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Cannabis drug profile
Synthetic cannabinoids and 'Spice' drug profile

Cannabinoids are a class of diverse chemical compounds that activate cannabinoid receptors. These include the endocannabinoids (produced naturally in the bodies of humans and other animals), the phytocannabinoids (found in cannabis and some other plants), and synthetic cannabinoids (produced chemically by humans). The most notable cannabinoid is the phytocannabinoid ∆9-tetrahydrocannabinol (THC), the primary psychoactive compound of cannabis.
Concerning use world wide, cannabis is probably the most popular entheogen in the world. This is most likely due to the mildness of its effects at lower doses and the observed pleasantness of these lower doses.
Contemporary use is generally religious/spiritual, recreational, or medicinal. Medically it has been shown that cannabis has positive effects on stimulating hunger in cancer and AIDS patients, reducing nausea, and reducing pain.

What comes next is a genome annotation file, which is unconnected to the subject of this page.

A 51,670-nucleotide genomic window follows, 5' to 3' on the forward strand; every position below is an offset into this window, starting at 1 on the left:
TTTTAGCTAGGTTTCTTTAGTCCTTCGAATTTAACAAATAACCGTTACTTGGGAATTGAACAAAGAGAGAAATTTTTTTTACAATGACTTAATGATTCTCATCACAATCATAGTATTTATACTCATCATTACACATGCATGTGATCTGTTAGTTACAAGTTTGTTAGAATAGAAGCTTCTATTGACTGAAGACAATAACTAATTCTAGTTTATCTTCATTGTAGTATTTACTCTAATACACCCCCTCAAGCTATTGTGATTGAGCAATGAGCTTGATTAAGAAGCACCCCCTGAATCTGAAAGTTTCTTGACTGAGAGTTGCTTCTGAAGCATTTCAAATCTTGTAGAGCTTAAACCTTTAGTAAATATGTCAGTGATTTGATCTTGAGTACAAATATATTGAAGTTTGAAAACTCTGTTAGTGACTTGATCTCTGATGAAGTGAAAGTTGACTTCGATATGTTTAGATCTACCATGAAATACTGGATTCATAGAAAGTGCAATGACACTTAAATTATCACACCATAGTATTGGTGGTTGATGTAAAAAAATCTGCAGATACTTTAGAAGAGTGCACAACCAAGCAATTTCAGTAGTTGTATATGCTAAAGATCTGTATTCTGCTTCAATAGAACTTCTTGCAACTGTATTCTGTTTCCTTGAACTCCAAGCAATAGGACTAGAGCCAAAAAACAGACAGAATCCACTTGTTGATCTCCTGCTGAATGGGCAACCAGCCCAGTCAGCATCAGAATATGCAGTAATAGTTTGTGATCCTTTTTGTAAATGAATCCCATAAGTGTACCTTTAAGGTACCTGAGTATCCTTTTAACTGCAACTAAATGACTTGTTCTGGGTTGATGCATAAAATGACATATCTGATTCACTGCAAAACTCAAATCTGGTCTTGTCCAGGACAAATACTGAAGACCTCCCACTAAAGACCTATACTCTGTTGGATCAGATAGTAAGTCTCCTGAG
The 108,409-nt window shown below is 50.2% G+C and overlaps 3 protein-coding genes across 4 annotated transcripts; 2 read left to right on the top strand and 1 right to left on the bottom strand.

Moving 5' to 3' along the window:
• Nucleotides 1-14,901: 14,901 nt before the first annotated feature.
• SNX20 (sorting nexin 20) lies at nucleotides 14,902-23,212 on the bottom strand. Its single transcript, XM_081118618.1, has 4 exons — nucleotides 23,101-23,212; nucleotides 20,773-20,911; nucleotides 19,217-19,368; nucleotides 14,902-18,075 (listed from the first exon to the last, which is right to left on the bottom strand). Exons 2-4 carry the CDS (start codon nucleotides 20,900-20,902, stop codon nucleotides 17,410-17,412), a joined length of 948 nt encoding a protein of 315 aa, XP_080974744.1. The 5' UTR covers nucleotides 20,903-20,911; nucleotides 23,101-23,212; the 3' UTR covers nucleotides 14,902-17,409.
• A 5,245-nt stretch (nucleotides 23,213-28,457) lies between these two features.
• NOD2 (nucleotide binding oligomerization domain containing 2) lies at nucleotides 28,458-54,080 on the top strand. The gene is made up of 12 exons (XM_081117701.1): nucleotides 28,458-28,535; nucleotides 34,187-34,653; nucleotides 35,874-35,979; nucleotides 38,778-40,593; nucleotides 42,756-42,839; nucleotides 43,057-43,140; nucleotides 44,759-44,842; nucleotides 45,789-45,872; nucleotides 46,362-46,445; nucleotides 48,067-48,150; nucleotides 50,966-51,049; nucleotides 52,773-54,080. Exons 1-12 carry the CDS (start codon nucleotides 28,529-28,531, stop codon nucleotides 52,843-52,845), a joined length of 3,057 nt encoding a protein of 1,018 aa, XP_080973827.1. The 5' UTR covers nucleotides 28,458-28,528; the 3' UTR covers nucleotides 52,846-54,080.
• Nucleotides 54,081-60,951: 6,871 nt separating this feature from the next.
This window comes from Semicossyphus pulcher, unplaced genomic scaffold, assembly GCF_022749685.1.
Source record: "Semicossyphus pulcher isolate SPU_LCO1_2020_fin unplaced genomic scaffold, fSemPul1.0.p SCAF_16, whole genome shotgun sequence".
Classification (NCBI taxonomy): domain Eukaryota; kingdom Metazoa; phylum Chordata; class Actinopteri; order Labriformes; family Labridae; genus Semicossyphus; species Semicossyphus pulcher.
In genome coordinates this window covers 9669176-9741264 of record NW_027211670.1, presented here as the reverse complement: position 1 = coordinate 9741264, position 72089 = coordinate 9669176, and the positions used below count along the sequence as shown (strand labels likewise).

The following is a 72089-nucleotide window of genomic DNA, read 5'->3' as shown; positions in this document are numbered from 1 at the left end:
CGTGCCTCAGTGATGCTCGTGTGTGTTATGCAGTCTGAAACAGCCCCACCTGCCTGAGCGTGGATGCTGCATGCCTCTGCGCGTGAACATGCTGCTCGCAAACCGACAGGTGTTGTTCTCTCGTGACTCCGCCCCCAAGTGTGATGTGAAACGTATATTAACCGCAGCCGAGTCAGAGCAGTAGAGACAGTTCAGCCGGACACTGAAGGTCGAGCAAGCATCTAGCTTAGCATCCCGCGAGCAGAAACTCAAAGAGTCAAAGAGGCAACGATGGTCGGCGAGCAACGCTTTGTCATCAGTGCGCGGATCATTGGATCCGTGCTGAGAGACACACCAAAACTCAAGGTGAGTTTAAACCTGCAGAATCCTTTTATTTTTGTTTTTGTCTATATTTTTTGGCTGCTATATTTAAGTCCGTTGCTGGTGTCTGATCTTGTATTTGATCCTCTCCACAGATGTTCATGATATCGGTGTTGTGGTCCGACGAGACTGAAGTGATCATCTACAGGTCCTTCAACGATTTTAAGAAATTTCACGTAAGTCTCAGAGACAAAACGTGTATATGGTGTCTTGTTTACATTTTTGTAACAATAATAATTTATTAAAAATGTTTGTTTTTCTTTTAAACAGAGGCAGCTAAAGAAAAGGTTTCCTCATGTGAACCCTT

Low Dose Medium Dose High Dose
slightly decreased reaction red eyes, eyelids low (as with very tired people), slow re- actions, enjoying food more than usual, relaxed body- language and vocalizations lethargy, incohesive sen- tences, lower blood pressure


Low Dose Medium Dose High Dose
feeling relaxed, altered thinking process dry mouth and eyes, de- creased short-term memory, creative thought process, things appear funnier than usual, strong desire to eat visions, strongly altered thought process, altered perception of time
Cannabinoids act upon the CB1 cannabinoid receptor, located mainly in the central nervous system, and the CB2 receptor, mainly expressed in cells of the immune system. They act as neuromodulators for a variety of physiological processes, including motor learning, synaptic plasticity, appetite, and pain sensation.